How to Start the Process of Applying for a Bad Credit Loan
You won't know if you can get a home equity loan until you apply, so let's assume that you are going to go for it. You will want to to as efficient as possible in the application process. To this end you should:
Understand what a home equity loan is and is not.
Shop for rates and programs--see what's available online. Check with your current lender as well.
Gather up the documents you will need.
Apply to at least one lender. Applying to more than one increases your chances of approval.
Consider an FHA cash out refinance as well. FHA will do a cash out loan to 85% of your home's value.
What a Home Equity Loan Is and Is Not
Understand that a home equity loan is essentially a loan to yourself. So, the more you borrow against your house, the less value your asset has. The value of homes across America has declined an average of 23 percent in the past year. This means that even if you didn't tap your equity, you may have a lot less available than you did 12 months ago.
A home equity loan is not free. Even though you are borrowing against your asset, the lender will charge interest to make cash available to you. Your house is the collateral for the loan. If you take on a home equity loan, you will need to be able to make your house payment AND your monthly home equity loan payment. Home equity loans can go to collection much faster than a regular mortgage, so be sure you can make the monthly notes before signing the final documents.
What if You Are Upside Down?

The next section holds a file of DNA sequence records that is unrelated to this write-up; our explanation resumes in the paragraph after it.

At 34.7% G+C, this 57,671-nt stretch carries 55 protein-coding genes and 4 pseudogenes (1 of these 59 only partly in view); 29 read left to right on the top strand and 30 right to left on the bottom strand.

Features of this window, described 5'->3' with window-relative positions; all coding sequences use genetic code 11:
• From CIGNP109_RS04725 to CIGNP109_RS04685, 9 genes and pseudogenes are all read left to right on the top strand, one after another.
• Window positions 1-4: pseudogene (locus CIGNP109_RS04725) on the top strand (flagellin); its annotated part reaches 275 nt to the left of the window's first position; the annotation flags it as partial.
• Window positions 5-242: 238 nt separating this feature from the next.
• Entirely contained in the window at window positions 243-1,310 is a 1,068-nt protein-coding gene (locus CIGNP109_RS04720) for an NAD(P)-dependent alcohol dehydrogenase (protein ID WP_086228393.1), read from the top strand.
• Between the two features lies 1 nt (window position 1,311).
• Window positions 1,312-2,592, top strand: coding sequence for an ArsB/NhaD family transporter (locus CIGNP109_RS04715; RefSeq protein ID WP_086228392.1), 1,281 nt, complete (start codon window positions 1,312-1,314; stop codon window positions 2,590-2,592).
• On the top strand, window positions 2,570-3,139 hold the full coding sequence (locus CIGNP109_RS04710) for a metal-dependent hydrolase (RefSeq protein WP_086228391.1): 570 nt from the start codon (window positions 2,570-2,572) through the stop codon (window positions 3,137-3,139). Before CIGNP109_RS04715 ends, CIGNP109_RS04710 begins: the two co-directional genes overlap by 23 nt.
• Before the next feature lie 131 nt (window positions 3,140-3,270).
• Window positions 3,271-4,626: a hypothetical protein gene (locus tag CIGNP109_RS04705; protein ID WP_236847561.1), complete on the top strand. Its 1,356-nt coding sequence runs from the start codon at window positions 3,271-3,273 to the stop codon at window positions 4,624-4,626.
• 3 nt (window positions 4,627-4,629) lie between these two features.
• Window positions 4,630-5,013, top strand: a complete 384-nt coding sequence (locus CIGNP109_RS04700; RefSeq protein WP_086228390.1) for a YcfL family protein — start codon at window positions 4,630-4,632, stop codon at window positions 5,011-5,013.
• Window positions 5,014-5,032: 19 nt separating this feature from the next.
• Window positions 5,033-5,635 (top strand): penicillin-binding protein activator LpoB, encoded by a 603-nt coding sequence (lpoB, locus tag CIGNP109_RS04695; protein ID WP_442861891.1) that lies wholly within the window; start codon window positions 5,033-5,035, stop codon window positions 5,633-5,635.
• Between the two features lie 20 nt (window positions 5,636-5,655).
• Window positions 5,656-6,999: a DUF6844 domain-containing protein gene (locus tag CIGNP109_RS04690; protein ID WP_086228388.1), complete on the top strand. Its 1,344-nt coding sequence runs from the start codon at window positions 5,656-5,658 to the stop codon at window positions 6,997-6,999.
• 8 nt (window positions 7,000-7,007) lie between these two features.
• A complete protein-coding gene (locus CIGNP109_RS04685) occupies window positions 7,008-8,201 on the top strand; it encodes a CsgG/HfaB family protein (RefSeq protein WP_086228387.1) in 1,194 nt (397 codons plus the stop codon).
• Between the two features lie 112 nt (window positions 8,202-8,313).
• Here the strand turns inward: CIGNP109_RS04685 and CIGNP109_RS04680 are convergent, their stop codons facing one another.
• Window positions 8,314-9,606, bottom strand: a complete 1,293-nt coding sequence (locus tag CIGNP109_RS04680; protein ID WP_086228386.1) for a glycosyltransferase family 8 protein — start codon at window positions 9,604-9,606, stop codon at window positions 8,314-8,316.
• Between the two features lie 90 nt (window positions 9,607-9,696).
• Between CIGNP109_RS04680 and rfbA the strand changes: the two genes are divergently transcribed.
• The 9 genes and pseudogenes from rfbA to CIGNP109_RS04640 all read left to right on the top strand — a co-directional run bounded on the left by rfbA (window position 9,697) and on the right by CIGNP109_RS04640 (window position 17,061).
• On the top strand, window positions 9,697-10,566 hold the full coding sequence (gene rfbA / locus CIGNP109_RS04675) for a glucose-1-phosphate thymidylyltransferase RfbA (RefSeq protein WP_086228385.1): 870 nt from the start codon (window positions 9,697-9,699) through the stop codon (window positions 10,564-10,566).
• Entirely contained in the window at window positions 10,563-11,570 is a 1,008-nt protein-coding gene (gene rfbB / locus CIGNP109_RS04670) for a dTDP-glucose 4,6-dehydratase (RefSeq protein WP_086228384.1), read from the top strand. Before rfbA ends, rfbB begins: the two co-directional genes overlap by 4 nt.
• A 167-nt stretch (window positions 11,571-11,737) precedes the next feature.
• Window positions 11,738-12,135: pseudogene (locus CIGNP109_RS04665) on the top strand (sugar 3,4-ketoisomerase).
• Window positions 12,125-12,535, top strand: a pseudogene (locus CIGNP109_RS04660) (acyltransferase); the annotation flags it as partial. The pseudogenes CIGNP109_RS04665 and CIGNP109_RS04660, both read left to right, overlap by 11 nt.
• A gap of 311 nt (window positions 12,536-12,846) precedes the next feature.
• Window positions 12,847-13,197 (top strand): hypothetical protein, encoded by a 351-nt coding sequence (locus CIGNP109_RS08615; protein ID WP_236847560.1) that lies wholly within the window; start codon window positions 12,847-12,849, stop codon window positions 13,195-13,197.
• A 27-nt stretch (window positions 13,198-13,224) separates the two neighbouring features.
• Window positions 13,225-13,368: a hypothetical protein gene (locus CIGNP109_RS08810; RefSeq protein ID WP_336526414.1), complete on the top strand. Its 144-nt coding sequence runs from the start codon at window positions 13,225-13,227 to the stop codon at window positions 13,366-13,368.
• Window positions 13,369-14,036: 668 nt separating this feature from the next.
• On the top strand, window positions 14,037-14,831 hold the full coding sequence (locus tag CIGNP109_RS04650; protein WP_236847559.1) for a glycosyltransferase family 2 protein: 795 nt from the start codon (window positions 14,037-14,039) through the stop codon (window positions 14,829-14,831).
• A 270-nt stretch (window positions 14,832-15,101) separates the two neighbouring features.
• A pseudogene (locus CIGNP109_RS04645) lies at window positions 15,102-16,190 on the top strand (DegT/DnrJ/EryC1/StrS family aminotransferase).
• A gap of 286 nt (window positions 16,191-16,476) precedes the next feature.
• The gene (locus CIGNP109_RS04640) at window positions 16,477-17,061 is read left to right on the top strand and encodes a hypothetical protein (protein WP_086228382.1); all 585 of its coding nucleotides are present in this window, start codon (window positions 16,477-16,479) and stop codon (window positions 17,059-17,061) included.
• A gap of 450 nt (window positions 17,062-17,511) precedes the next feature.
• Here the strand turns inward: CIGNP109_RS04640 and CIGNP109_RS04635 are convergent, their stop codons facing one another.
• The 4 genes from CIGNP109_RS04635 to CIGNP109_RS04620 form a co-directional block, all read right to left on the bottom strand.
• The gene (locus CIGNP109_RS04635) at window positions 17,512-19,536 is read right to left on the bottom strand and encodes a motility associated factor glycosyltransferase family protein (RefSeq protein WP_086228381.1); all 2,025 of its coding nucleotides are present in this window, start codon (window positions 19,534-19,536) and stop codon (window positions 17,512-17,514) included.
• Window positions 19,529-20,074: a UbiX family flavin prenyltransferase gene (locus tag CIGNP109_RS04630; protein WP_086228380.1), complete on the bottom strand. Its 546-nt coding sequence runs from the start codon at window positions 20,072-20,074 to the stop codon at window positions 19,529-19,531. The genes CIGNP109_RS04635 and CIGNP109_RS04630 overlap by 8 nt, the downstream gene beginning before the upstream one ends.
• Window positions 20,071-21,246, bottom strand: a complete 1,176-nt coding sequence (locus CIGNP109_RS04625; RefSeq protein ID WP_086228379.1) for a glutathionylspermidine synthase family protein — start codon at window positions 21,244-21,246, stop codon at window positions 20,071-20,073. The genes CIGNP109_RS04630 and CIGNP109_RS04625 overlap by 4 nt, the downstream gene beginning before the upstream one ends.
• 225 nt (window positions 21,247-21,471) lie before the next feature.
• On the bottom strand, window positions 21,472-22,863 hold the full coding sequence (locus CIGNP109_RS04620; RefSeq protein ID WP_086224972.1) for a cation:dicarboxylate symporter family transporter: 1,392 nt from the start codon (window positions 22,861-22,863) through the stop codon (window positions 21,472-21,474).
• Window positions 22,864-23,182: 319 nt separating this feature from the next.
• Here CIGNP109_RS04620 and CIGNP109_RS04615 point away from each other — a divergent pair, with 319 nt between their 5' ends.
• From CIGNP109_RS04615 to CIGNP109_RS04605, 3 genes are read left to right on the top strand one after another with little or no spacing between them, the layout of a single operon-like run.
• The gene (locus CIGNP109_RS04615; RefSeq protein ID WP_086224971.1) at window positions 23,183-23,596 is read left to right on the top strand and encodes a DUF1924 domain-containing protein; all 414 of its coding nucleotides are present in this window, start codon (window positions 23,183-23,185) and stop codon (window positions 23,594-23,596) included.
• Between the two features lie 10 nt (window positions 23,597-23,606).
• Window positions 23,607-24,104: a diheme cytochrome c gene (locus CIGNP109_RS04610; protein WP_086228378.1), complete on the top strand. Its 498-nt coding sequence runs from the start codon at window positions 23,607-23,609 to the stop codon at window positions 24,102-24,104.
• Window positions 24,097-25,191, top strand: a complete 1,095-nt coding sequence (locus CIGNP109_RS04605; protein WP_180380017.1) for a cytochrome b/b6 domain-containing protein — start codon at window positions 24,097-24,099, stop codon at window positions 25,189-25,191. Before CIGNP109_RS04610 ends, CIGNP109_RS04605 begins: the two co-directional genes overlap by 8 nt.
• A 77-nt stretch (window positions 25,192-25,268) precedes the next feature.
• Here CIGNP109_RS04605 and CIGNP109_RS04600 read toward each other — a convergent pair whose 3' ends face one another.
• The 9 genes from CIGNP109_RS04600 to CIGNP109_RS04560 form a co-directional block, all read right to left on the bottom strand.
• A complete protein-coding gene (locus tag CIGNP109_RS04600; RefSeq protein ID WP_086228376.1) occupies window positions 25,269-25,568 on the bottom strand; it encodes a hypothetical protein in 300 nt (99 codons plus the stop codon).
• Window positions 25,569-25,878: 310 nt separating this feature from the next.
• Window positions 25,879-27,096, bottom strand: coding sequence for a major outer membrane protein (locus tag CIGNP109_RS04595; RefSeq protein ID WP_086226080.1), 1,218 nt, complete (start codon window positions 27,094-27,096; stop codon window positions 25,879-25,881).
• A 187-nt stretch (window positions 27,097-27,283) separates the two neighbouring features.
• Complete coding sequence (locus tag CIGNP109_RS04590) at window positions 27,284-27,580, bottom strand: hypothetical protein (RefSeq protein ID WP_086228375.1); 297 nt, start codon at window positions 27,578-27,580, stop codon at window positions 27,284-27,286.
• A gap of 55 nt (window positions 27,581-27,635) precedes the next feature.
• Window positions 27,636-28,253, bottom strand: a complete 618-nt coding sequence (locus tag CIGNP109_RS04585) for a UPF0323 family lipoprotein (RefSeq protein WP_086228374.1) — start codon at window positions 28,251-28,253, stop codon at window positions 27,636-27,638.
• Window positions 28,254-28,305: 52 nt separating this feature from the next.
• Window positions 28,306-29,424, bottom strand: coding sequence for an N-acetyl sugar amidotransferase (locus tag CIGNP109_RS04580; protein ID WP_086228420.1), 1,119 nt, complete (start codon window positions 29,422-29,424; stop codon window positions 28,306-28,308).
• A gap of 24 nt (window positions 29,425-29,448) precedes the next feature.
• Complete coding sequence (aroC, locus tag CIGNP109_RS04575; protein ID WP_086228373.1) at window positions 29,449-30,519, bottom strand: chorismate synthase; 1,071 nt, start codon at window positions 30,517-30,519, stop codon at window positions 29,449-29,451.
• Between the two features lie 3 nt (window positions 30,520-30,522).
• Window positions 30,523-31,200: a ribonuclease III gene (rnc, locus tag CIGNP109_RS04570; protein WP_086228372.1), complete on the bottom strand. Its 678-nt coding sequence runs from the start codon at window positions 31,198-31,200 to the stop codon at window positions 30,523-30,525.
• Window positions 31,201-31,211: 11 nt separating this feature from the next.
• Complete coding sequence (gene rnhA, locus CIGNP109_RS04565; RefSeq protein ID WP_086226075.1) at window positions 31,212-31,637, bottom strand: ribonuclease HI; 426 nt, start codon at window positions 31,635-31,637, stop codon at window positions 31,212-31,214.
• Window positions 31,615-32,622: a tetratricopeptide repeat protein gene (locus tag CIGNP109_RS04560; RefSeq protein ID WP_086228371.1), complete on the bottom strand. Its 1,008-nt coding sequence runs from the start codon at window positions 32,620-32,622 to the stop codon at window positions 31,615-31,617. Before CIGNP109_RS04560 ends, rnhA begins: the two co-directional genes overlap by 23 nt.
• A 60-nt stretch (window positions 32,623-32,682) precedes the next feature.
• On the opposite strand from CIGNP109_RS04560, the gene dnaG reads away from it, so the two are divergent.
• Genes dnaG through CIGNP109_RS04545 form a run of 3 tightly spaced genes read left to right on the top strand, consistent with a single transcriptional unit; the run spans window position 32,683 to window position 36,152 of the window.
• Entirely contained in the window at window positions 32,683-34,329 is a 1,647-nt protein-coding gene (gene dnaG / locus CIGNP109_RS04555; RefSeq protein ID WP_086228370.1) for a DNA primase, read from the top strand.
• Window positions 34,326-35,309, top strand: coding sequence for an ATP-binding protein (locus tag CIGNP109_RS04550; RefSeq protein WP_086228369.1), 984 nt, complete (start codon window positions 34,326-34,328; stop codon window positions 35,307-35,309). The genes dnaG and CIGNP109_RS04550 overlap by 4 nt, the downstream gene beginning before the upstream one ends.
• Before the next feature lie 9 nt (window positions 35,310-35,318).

As the name implies, a home equity loan draws from the equity you have built up in your home. If you owe more on your home than it is worth, you may want to first address this issue through a loan modification or government refinance. See www.makinghomeaffordable.com to find out if you qualify.
If You Are Not Upside Down
It is quite possible to have both a bad credit score and equity in your home. You may have bad credit but live in an area that has held its home values (some very posh neighborhoods or North Dakota or Oklahoma, for example). Or, your location may have seen values decline substantially, yet you have been paying on your home long enough that the market decline did not wipe out your equity. Whatever your case may be, you will not know if you can get a home equity loan until you apply, so give it a shot; you always can (and should) turn down a loan that doesn't make good financial sense.
What's the Difference Between a Home Equity Loan and a Home Equity Line of Credit?
There are two kinds home equity loans: a traditional home equity loan and a home equity line of credit (HELOC). One main difference between them is that the home equity loan delivers the full amount of the loan in a lump sum whereas the home equity line of credit functions as a revolving credit account. With a HELOC, instead of a lump sum payment, you receive a card or checks to access the cash.
Another big difference between a home equity loan and a home equity line of credit is how each is repaid. With a home equity loan, the interest and the payments are fixed for the term of the loan. With a HELOC, the interest rate can vary, and your monthly payment is determined by the balance owed and the variable interest.
It's Time to Get Busy
Gather all the documents you needed to apply for your home equity loan including your current mortgage statement, proof of income, and a copy of your credit report. Approach your current loan servicer, and use a loan comparison site. Run the numbers through a mortgage calculator and choose the best option available.